Machine vision systems have traditionally relied on a PC. Images from a frame grabber or interface card send image data to the computer, which then analyzes the images and relays information to another part of the system. The system usually includes a camera, a PC, and a cable linking the two. But there’s a trend in electronics to miniaturize.
The industry now is seeing common use of single-board computers (SPCs). Camera electronics have also become smaller. Small cameras without housings are now an option, resulting in cameras integrated onto compact systems. Because of these developments, highly compact camera systems for new applications are being created. These are embedded vision systems.
Machine Vision Characteristics
Even though it’s the older technology, machine vision has seen its improvements. Its components, the PC, camera, and connection, were significantly larger just a few years ago. Machine vision typically relies on standard operating systems and interface protocols. Software can easily be written using commercial image processing libraries.
The reason for a newer solution wasn’t the performance. It’s that PC-based machine vision systems are complex and bulky. Integrating them into existing systems can be tricky due to the number of interfaces involved.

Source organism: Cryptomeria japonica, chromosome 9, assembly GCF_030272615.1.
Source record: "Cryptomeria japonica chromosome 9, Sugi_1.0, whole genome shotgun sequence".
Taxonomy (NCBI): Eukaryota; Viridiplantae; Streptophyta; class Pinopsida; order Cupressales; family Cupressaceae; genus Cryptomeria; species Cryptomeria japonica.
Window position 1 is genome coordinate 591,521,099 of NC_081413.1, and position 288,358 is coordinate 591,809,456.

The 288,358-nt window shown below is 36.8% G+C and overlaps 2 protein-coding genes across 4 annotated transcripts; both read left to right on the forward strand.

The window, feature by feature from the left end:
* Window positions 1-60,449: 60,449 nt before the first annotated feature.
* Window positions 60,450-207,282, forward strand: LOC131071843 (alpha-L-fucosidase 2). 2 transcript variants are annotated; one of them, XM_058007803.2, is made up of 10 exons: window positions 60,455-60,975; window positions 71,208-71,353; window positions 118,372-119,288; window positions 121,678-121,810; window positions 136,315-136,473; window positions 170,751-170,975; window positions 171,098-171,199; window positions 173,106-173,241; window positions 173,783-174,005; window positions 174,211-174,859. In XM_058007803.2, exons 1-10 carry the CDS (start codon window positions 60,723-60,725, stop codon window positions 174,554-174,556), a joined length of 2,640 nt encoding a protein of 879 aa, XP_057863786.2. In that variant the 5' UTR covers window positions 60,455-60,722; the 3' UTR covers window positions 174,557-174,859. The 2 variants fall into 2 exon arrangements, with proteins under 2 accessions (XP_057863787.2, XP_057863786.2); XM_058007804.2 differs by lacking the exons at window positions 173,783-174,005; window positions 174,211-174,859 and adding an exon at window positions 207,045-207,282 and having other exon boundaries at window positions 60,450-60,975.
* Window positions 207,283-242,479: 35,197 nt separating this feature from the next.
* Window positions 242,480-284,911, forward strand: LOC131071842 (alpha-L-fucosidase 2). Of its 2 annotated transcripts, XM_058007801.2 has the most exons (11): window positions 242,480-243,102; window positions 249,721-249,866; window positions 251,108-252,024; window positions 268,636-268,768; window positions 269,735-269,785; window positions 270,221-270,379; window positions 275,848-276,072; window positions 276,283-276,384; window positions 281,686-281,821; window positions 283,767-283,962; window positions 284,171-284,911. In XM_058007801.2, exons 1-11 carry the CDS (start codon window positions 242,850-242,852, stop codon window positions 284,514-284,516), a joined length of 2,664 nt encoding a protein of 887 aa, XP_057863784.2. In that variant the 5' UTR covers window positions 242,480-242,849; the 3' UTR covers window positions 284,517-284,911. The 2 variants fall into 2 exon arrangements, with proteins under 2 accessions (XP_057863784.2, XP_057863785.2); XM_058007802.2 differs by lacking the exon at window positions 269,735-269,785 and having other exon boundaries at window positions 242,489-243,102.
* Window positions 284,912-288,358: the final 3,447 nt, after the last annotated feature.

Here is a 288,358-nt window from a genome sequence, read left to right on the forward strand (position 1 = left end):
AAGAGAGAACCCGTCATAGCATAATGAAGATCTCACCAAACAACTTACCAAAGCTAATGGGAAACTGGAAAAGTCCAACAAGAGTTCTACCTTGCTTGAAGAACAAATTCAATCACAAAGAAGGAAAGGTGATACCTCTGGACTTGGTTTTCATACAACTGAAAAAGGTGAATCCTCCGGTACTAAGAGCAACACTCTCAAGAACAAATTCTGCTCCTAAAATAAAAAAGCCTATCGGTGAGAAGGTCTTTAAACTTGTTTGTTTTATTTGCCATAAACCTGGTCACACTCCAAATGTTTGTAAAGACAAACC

Embedded Vision Advancements
Embedded vision systems are usually easier to use and integrate than PC-based systems. They also have fewer moving parts and require less maintenance. They often only include a camera without a housing (onboard camera) connected to a processing board (embedded board) via a connector. These interfaces are primarily USB, Basler’s BCON for MIPI or BCON for LVDS. The components are combined into one device and images sent from the camera are processed directly on the system’s processing board.
With advancements in machine learning, embedded vision systems are able to classify images captured by the camera. In the past, software developers spent a lot of time and energy developing algorithms to classify an item by its characteristics. But machine learning algorithms can learn to distinguish between different items based on “experience” of what has already been seen.
Embedded Vision Applications
Embedded vision systems can be found in a wide variety of applications – from everyday devices to automated smart factories and more. Their small dimensions and powerful processing make them suitable for a wide range of industrial applications, from manufacturing car and vehicle components, chemicals and pharmaceuticals, and electronics, to industrial robotics and automated packaging systems. But the list doesn’t stop there. They are also leveraged in self-driving vehicles and driver assistance systems, drones, biometrics, medical imaging and space imaging.
Embedded vision and machine vision are both highly effective systems. Selecting one system over the other depends on the current and projected application requirements.
See how embedded vision systems are impacting the automotive industry at VisionOnline.org.